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Looking at the Brown Bridge and seeing red: What’s in a color?

Design Advisory Committee Chairman Pedro Pachano told the selectmen at their Monday meeting that his panel considered several possibilities, including repainting the bridge to roughly match its current color.

Great Barrington — Would a bridge by any other name sound as sweet?

Members of the public may be asking that variation of Shakespeare’s famous line after the selectboard voted earlier this week to recommend that the Brown Bridge be painted red.

The iconic bridge, which crosses the Housatonic River at the intersection of routes 7, 41 and 23, is scheduled for major repairs starting in the summer. The state will also be sanding the steel trusses and applying a fresh coat of paint. So the town’s Design Advisory Committee agreed to review the options and make a recommendation to the selectboard, which will in turn recommend a color to the state Department of Transportation.

See video of Design Advisory Committee chairman Pedro Pachano telling the selectboard of the committee’s recommendation of red as the new color of the “Brown Bridge”:

Design Advisory Committee Chairman Pedro Pachano told the selectmen at their Monday meeting that his panel considered several possibilities, including repainting the bridge to roughly match its current color, which is presumably where the Brown Bridge got its name, or coloring it green, as the Bridge Street bridge currently is.

Pachano said the committee was looking for a color “that could serve as a sort of wayfinding color, and so red was the one.”

“Green would blend in, and nobody likes the color of the Bridge Street bridge,” Pachano continued. “We had thought brown but some people thought it might be good to change. Red stands out.”

The Great Barrington Selectboard discusses the new proposed color of the Brown Bridge. Obscured by a color sampler he is holding up, town manager Mark Pruhenski explains to selectboard members Steve Bannon, Ed Abrahams and Bill Cooke Pantone color samples for the Brown Bridge. Photo: Terry Cowgill

Town manager Mark Pruhenski held up a paper slip with Pantone color samples on it and circled the color recommended by the DAC. It’s called “primer red” and is roughly the same hue as the world famous Golden Gate Bridge connecting San Francisco with Marin County, California. The Golden Gate’s color can best be described as the middle shade of “International Orange” or, in layman’s terms, somewhere in between orange and bright red.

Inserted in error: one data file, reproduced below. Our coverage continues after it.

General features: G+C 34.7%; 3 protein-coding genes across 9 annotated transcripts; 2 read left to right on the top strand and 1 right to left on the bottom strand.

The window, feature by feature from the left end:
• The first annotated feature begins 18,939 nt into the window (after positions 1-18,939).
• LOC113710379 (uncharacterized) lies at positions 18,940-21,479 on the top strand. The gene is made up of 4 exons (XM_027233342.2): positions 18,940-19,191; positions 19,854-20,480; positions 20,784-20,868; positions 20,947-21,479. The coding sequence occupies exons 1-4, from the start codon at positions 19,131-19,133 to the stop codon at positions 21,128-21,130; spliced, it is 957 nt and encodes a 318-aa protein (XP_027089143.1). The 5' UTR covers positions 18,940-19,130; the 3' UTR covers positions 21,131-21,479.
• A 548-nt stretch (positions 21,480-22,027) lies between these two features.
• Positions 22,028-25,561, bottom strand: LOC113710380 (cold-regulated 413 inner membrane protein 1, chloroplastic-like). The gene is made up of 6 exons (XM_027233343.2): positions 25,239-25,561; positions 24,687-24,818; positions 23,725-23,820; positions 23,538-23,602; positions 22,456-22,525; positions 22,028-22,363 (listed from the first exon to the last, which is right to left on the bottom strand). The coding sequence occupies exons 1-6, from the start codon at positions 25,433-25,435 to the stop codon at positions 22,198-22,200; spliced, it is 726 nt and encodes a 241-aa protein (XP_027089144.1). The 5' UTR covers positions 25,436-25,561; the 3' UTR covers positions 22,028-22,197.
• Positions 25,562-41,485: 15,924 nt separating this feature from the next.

A rusted railing protects pedestrians from falling from Great Barrington’s Brown Bridge into the Housatonic River. Photo: Terry Cowgill

After some initial reluctance, the board voted 4-1 to recommend to MassDOT that the bridge be painted that tint of red. The dissenter was Kate Burke, who said she preferred rainbow colors. She later told The Edge she was not sure MassDOT would approve the multi-colored bridge that she suggested, “but the rainbow [colors] would stand out and be a great welcome to our town as a symbol of inclusiveness.”

“Can we still call it the Brown Bridge?” Selectman Bill Cooke asked, perhaps rhetorically.

Selectman Ed Abrahams said he’d like to see the town formally name it the Brown Bridge. Pachano added that he’d like to see the town appropriate the funds to put up a sign that officially declares the span the “Great Bridge,” as it evidently was known in its heyday. Others have said it was also known as the “Green Bridge.”

So just what is the history behind Great Barrington’s most recognizable bridge? The Edge turned to a pair of notable local historians, Gary Leveille and Bernie Drew — both Edge contributors — for insight.